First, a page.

I will miss having Tom Clancy in the world. Few people can study up on subject matter to become an amazing writer. Clancy represented what someone could do in their life through hard work and creativity. We should not forget he was an insurance broker before publishing The Hunt for Red October.
Here are highlights of Court opinions referencing Tom Clancy:
As anyone familiar with the novels of Tom Clancy will know, a towed sonar array is a listening device dragged behind submarines and surface ships. Silence is essential; a noisy towed array reduces optimal sound detection and increases the possibility that enemy submarines and ships will go undetected.
Martin Marietta Corp. v. Gould, Inc., 70 F.3d 768, 770 (4th Cir. Md. 1995).
We suspect that if the arbitrator had truly wanted to hide bias, he would simply have kept his mouth shut. Tom Clancy novels do not have plots as thick as the one Smothers suggests.
Smothers v. Cigna Health Plans of Cal., 2001 Cal. App. Unpub. LEXIS 1330 (Cal. App. 4th Dist. Nov. 27, 2001).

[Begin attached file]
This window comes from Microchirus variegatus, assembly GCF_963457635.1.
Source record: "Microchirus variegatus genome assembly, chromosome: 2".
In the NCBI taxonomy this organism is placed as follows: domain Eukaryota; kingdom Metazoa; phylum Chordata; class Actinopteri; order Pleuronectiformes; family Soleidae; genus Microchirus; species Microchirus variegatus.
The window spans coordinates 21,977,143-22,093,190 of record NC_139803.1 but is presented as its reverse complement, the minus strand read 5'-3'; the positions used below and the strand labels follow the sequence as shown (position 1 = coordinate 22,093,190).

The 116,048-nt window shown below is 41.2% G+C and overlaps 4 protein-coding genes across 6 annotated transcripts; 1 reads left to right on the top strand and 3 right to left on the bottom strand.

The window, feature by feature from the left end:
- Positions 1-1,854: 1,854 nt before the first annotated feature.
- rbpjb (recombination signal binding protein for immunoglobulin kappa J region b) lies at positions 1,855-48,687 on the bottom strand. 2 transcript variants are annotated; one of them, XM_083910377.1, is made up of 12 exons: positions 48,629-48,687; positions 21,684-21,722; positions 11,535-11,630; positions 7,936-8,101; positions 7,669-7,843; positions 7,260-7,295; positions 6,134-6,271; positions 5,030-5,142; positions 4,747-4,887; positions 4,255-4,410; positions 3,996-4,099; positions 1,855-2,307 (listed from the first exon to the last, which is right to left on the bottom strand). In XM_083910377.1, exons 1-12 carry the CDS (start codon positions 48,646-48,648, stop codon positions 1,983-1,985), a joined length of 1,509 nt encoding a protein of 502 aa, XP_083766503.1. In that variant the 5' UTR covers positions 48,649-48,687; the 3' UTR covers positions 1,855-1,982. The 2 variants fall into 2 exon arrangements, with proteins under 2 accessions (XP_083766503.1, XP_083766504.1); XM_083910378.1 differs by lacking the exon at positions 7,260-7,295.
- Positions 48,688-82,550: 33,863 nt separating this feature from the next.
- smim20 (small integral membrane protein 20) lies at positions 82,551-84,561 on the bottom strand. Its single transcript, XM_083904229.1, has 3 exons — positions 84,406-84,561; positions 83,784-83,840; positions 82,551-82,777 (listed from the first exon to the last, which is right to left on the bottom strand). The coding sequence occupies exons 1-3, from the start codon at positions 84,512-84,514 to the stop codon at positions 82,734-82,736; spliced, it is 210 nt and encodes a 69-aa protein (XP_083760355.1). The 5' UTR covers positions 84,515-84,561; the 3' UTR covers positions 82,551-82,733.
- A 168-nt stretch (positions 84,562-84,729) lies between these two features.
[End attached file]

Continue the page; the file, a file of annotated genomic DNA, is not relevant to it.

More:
Certain pro se cases consume more resources than others. Plaintiff’s Complaints, for example, have generated hundreds of pages of motion papers and affidavits from defendants. Were I to address each of plaintiff’s claims individually and each defendant’s corresponding arguments this Opinion would be the length of a Tom Clancy novel. However, the legal issues raised by plaintiff’s claims and defendants’ motions are not terribly complex. Furthermore, many [*6] of the defendants’ motions share common ground. Thus, for efficiency’s sake, I will address plaintiff’s claims and defendants’ motions in appropriate groups.
Jones v. Trump, 1997 U.S. Dist. LEXIS 7324, 5-6 (S.D.N.Y. May 22, 1997).
I’d say any nominees for Secretary of Defense, Secretary of State, Director of the CIA and Homeland Security should be questioned by the Senate on Tom Clancy books. Clancy’s view of what could be a threat often had a real chance of happening. Like how do defend against a plane crashing into the Capital Building during a joint session of Congress.
An interviewer asked Tom Clancy after the collapse of the Soviet Union what he was going to do for “bad guys” in his books.
Clancy’s answer was hauntingly true with, “There will always be bad guys.”
The man understood national defense, had great respect for the military and helped children with cancer. We certainly could use more people like him.